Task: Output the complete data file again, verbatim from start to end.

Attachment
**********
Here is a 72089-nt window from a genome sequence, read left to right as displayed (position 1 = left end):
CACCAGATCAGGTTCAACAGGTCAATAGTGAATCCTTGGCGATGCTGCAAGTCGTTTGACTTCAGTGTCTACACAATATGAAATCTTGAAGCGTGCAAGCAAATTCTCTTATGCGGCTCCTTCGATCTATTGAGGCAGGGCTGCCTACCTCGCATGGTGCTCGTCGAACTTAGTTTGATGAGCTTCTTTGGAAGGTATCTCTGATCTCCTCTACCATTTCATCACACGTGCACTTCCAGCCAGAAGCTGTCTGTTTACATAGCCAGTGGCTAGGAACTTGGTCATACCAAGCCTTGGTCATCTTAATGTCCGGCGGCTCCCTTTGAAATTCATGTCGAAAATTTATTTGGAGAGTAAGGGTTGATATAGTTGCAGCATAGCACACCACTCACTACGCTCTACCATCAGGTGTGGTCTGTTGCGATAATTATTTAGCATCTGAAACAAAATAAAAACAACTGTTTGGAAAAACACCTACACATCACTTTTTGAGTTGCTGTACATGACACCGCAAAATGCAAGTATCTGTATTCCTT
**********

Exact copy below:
Here is a 72089-nt window from a genome sequence, read left to right as displayed (position 1 = left end):
CACCAGATCAGGTTCAACAGGTCAATAGTGAATCCTTGGCGATGCTGCAAGTCGTTTGACTTCAGTGTCTACACAATATGAAATCTTGAAGCGTGCAAGCAAATTCTCTTATGCGGCTCCTTCGATCTATTGAGGCAGGGCTGCCTACCTCGCATGGTGCTCGTCGAACTTAGTTTGATGAGCTTCTTTGGAAGGTATCTCTGATCTCCTCTACCATTTCATCACACGTGCACTTCCAGCCAGAAGCTGTCTGTTTACATAGCCAGTGGCTAGGAACTTGGTCATACCAAGCCTTGGTCATCTTAATGTCCGGCGGCTCCCTTTGAAATTCATGTCGAAAATTTATTTGGAGAGTAAGGGTTGATATAGTTGCAGCATAGCACACCACTCACTACGCTCTACCATCAGGTGTGGTCTGTTGCGATAATTATTTAGCATCTGAAACAAAATAAAAACAACTGTTTGGAAAAACACCTACACATCACTTTTTGAGTTGCTGTACATGACACCGCAAAATGCAAGTATCTGTATTCCTT